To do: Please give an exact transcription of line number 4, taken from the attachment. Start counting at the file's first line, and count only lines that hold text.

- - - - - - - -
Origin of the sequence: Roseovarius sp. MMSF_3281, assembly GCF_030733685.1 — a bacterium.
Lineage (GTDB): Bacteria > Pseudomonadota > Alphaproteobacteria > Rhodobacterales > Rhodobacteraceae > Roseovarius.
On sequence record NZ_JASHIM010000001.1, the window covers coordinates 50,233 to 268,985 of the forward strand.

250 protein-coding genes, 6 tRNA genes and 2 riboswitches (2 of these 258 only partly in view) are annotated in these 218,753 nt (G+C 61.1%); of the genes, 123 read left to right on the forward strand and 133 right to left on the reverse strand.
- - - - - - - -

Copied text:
250 protein-coding genes, 6 tRNA genes and 2 riboswitches (2 of these 258 only partly in view) are annotated in these 218,753 nt (G+C 61.1%); of the genes, 123 read left to right on the forward strand and 133 right to left on the reverse strand.